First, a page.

CANA East teaching on the Reformation—imagine!

CANA East has a synod coming up. Bishop Julian Dobbs writes:

2017 is the 500th anniversary of The Reformation, therefore I have called our Synod, “Reformation 500 – Synod 2017.”

We are thrilled this year to have Archbishop Foley Beach (Archbishop of ACNA) and The Rev. Dr. Less Gatiss (Director of Church Society, UK) as our guest speakers.  I believe that Archbishop Beach and Dr. Gatiss are two very significant leaders within the Anglican Church in this generation.

I have asked our speakers to address the five solas of The Reformation:

* Sola Fide, by faith alone.
* Sola Scriptura, by Scripture alone.
* Solus Christus, through Christ alone.
* Sola Gratia, by grace alone.
* Soli Deo Gloria, glory to God alone.

It is very encouraging to see activity within ACNA that actively promotes the type of Anglicanism that Cranmer, Latimer and so many others would be familiar with, rather than a watered-down version of the same.

CANA on issues in the Anglican Communion

CANA

In the run up to the Primates “gathering” that Archbishop Welby called, there have been several interesting statements coming from the Church of Nigeria (Anglican) and its American branch, CANA. The Church of Nigeria Standing Committee says:

While the Anglican Communion continues to be impaired by revisionist theologies of some Anglican Provinces, the Standing Committee calls the leadership of the Anglican Communion to repentance and renewed faith in Christ as expressed in the bible, the articles of religion and the Jerusalem Declaration, and further reaffirms our commitment on these as the basis of our relationship with other parts of the communion.

CANA Bishop Julian Dobbs writes:

Many in the Anglican Church are calling for unity. The Archbishop of Canterbury, The Most Rev. Justin Welby said in a radio broadcast that “… no sacrifice is too great to be obedient to the call of Christ that we may be one.”

Being ‘one’ is much more serious than looking the same or sharing the same title or history. The prayer of Jesus is first and foremost a prayer for historical and doctrinal continuity with the apostles. Truth and doctrine matter if unity is to be more than some lowest common denominator. In John chapter 17 there is a plea on the Lord’s lips for historical and doctrinal continuity between the apostles and the post-apostolic church, between the church of the first century and the church of all subsequent centuries right down to our own day. A biblical unified Church has nothing to do with vestments, preferments, or denominations – but has everything to do with a unity that is built on the foundation of the apostles with Jesus himself as the cornerstone.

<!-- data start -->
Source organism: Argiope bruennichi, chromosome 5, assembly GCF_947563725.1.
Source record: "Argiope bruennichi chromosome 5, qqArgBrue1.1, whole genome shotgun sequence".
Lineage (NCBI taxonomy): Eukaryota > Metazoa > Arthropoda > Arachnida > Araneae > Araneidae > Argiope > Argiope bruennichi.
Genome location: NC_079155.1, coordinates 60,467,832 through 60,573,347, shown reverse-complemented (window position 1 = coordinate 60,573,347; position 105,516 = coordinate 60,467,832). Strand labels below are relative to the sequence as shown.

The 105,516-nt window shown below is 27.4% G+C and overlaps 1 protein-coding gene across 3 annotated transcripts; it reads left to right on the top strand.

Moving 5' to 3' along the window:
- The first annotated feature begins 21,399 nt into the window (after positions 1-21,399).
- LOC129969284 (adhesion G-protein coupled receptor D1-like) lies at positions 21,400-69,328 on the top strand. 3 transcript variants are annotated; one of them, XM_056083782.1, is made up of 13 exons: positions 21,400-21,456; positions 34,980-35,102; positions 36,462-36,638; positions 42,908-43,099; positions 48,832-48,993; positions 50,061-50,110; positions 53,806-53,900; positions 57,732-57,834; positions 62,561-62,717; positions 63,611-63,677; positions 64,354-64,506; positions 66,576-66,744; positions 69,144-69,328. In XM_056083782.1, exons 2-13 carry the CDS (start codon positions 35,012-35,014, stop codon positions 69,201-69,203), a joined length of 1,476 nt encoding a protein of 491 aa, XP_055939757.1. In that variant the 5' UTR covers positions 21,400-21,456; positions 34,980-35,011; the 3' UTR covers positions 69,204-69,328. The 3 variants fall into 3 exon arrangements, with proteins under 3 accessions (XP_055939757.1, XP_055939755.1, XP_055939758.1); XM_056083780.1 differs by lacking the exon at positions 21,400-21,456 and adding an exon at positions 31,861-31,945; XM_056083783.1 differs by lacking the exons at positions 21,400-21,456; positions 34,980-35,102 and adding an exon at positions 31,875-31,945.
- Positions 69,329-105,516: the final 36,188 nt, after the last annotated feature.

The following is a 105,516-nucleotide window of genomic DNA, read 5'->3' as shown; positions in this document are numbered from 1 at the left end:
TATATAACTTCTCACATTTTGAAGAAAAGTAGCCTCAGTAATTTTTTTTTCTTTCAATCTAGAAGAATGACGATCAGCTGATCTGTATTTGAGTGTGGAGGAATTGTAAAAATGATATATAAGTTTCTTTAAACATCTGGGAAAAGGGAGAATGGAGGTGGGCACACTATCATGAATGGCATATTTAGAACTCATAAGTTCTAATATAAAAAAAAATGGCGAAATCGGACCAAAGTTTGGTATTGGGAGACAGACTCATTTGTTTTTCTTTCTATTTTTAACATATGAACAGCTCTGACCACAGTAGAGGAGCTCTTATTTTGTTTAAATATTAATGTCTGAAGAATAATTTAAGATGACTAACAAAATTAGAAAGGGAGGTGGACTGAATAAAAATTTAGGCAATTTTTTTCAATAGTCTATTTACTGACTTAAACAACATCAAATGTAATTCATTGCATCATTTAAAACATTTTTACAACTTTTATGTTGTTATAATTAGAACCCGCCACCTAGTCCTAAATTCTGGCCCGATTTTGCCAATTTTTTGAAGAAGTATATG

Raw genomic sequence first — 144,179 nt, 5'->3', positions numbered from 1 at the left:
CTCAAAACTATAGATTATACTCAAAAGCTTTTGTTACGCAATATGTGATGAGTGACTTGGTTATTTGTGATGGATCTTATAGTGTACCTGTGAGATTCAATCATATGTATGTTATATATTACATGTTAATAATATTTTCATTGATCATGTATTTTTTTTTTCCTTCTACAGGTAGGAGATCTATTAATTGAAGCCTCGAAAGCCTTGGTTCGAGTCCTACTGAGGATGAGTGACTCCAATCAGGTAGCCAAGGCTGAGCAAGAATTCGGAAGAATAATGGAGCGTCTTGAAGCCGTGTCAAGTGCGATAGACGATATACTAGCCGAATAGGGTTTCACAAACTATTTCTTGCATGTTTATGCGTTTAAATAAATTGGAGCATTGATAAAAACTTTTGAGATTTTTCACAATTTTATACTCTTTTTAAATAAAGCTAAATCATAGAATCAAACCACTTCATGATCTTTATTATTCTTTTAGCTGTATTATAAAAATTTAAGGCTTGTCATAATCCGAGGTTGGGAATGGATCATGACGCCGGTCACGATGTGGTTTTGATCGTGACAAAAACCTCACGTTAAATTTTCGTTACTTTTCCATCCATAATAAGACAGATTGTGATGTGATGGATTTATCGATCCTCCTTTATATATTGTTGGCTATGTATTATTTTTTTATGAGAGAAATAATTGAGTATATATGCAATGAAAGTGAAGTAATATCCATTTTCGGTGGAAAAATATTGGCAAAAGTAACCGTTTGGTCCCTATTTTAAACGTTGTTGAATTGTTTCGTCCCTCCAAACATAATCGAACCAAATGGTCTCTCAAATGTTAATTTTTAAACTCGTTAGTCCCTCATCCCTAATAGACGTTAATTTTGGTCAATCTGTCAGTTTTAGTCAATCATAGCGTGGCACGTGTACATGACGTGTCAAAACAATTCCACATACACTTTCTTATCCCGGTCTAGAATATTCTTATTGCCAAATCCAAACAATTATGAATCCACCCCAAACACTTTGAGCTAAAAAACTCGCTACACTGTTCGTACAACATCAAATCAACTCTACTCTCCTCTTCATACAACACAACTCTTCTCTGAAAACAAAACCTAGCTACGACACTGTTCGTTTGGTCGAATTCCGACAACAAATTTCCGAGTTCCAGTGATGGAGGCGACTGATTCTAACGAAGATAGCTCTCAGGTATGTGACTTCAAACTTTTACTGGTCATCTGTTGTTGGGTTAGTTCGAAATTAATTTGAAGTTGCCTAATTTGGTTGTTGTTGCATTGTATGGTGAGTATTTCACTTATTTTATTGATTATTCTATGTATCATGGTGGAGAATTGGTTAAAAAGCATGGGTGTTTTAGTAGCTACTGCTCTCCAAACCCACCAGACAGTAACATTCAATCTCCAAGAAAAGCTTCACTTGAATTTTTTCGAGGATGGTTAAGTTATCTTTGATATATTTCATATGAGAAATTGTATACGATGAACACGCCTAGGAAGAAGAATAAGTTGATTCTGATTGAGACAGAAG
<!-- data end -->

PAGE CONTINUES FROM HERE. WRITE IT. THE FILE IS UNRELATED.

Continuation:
CANA priest Henry Jansma writes:

“…North American Anglicanism rushes toward “mainline” legitimacy rather than pausing to consider its consequences for future generations.”

CANA priest Matt Kennedy writes:

Either way, Archbishop Welby has won. Had the Gafcon primates agreed to stay home, they could have upheld their earlier demands and remained obedient to the biblical mandate for dealing with heretics. There may have been some rifts with moderate conservative primates who attend the meeting, but these would be easily healed just as they were when so many bishops refused to attend Lambeth 2008.

This is a horrible deal playing on naive hopes and it will only serve to provide more “conversation”, “reconciliation” and a press coup for Canterbury. The real danger is that there may be offered some enticing inducement to a kind of limited communion with Canterbury for the ACNA without any discipline for TEC. At which point, if accepted, the ACNA would dissolve.

Is there outside pressure on PEARUSA, AMiA, and CANA to end formal African ties?

The story we are being told about PEARUSA being released by the Rwandan Anglican Church is that this action originated from Rwanda, where the bishops decided it was suddenly time to do this. Some said this decision was made solely by the Rwandan House of Bishops because the PEAR bishops believe that ACNA is a legitimate Anglican Province, so the need for a PEAR missionary district in the United States is no longer necessary and constitutes bad ecclesiology. But why now? Why not three years ago or ten years in the future? 

I am told that this is not the whole story, but rather that both PEARUSA and the AMiA were essentially given an ultimatum (or were pressured) by ACNA to either get fully in or out, and to make the decision now. If true, this makes much more sense of the awkward timing that took place around these events. We can surmise that when Archbishop Beach and Bishop John Guernsey travelled to Rwanda in March to meet all the PEARUSA bishops along with the Rwandan bishops and went on retreat in Musanze, the timing of these events was agreed on.

Archbishop Beach with Bishop Breedlove shortly after the announcement that PEARUSA would come to an end.
Archbishop Beach with Bishop Breedlove shortly after the announcement that PEARUSA would come to an end.